Energized from "March For Our Lives" rallies across the nation, thousands of teens say they’re ready to stay active working for tougher gun laws.
In Texas, children and their parents, students and teachers gathered everywhere from Dallas and Fort Worth to Lubbock and Beaumont.
This weekend's demonstrations were inspired by high school students in Parkland, Florida, survivors of the Valentine’s Day shooting where 17 people died.
Reporters from public radio stations across the state attended "March For Our Lives" events, and heard from organizers, marchers and counter-protesters.
More than 300 Abilineans rallied at city hall Saturday, while two blocks away, the city's convention center hosted a gun show.
Marchers carried signs reading things like, "Arm teachers with resources, not guns.” Some included Bible verses or quoted late Supreme Court Justice Antonin Scalia.
"I'm horrified by what's going on about guns. And the interesting thing is I own a gun. But there has to be some kind of legislation to stop AKs and all those," said Linda Strother.
Strother is licensed to carry her 9 millimeter in the state of Texas. But she says Congress needs to do more to prevent school shootings.
"I am not against guns. I am against killing children. And I'm against weapons that we don't need on the street. It has nothing to do with whether or not we have a Second Amendment right.”
One of the march organizers, Abilene High School sophomore Rheannon Mathis, says she's already thinking about what's next.
"Students that I've talked to are so ready to get up and lead, and stand up for themselves. There's another walkout happening in April. So that's my next project."
Mathis says, so far, school administrators seem to support the student's efforts.
It’s a short walk from the pink Presidio County Courthouse down the block to Marfa’s school campus. More than 150 community members from across the region, including 30 students, made that trek on Saturday.
Marfa fourth grader Louise Culbertson organized the march with her friends.
“When I heard the news that 17 students died from the Florida school, and I heard that so many people were marching around the world, I wanted to march here to support them,” says Culbertson.
Both Louise and her friend Delia Jones, 12, acknowledge that guns are a regular part of life for many rural Texans. Especially when it comes to protecting livestock.
“It’s shotguns you know, it’s one bullet, and then reload," she says. "It’s not automatically 25 just to kill a skunk.”
Many stressed they were at the march to protest the sale of assault rifles.
School shootings aren’t unfamiliar in the area. In 2016, a high school student in the neighboring town of Alpine shot herself and injured one other. Nine-year-old Eden McHugh was in school that day.
“It was full lockdown. We couldn’t see what was going on,” she says. “And a lot of kids were fooling around like, this is just a drill, no, it was really scary. It got really scary.”
Marfa High School Junior Ana Guerra is worried violence in school is being normalized. She moved to Marfa from Mexico when she was 13.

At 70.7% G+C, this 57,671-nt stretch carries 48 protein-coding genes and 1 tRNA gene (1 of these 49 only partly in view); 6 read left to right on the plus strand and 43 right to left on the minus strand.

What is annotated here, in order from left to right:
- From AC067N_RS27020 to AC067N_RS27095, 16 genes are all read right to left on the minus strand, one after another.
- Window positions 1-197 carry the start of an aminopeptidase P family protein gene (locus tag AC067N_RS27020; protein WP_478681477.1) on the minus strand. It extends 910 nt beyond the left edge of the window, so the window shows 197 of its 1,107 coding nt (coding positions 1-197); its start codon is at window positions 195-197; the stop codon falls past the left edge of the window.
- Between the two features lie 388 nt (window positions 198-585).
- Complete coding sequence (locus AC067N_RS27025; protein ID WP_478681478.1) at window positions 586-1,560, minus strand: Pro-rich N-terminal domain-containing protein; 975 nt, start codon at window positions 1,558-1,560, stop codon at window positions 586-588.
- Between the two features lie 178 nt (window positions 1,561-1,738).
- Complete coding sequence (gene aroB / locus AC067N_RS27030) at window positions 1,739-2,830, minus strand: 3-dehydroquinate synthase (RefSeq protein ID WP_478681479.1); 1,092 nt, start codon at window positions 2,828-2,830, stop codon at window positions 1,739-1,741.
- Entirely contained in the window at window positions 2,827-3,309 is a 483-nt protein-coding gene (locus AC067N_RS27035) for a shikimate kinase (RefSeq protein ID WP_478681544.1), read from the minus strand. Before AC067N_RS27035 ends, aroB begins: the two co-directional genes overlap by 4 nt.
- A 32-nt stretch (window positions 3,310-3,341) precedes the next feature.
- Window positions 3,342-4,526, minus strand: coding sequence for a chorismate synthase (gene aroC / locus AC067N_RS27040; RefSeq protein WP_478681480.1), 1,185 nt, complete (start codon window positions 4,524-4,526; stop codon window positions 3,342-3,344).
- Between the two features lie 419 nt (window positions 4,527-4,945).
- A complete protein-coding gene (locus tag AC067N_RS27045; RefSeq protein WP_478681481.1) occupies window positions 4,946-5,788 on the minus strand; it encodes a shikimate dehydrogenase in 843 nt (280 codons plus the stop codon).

“All the shootings that happened when I was in Mexico were outside school, they never affect their school. And here, it’s something that you are fearing everyday,” says Guerra. She says she was expecting to feel safer in the US.
It was a really windy day here in El Paso. Like, wind advisory windy. But that didn’t stop hundreds of protesters from gathering in downtown.
Sixteen-year-old Rachel Landis echoed many students’ desire to just feel safe.
“I shouldn’t go to school and feel threatened and have this panic in my stomach every time the intercom comes on,” she says, “hoping it’s not a lockdown and I won’t have to hide in fear for my life.”
Landis says there isn’t a lot of gun violence in El Paso. But since the shooting in Parkland, there have been threats at her school. So many, says fellow classmate Graciela Blandon, that students aren’t allowed to carry backpacks anymore.
“And it has really affected the entire mindset of the student population,” Blandon says.
The rally featured a musical performance, complete with a live rendition of Selena’s “Bidi Bidi Bom Bom.” It also included a special guest speaker: El Paso native and Senate candidate Beto O’Rourke.
In Texas, says O’Rourke, “so many of us have that story in our lives of going hunting with our moms or our dads, of growing up with guns in the house and having responsible ownership of those guns. This should be the state that leads the country in insuring that while we protect the Second Amendment and the rights that we enjoy there, that we also protect the lives of the people in our lives.”
Protestor Raul Amaya was surprised by the large turnout. “It’s amazing ‘cause this is a very passive community,” he says. “Not a lot of involvement normally in politics. So this is very different for El Paso.”
A handful of counter-protestors hung to the side. Some, like Joe Clayshult, had AR-15s slung across their chests.
"I was kinda torn on whether or not to bring a rifle," says Clayshult. "But I thought if people see a rifle out here by somebody who's not aggressive towards them and very friendly, maybe we could help people understand that it's an inanimate object. It's no big deal"
Eighteen-year-old Giovanni Mula agrees gun violence is a problem, but doesn’t think new gun restrictions are the solution. “Me personally, more people wouldn’t agree with me, but I’d say either arm teachers, add more security in schools, or allow students to carry their hunting rifles and shotguns.”
Bill Zeeble, Heather Claborn, Sally Beauvais and Mallory Falk contributed to this story, which was produced as part of the Texas Station Collaborative, an initiative that connects the newsrooms of Texas' four largest public radio stations: KERA in North Texas, KUT in Austin, Texas Public Radio in San Antonio and Houston Public Media.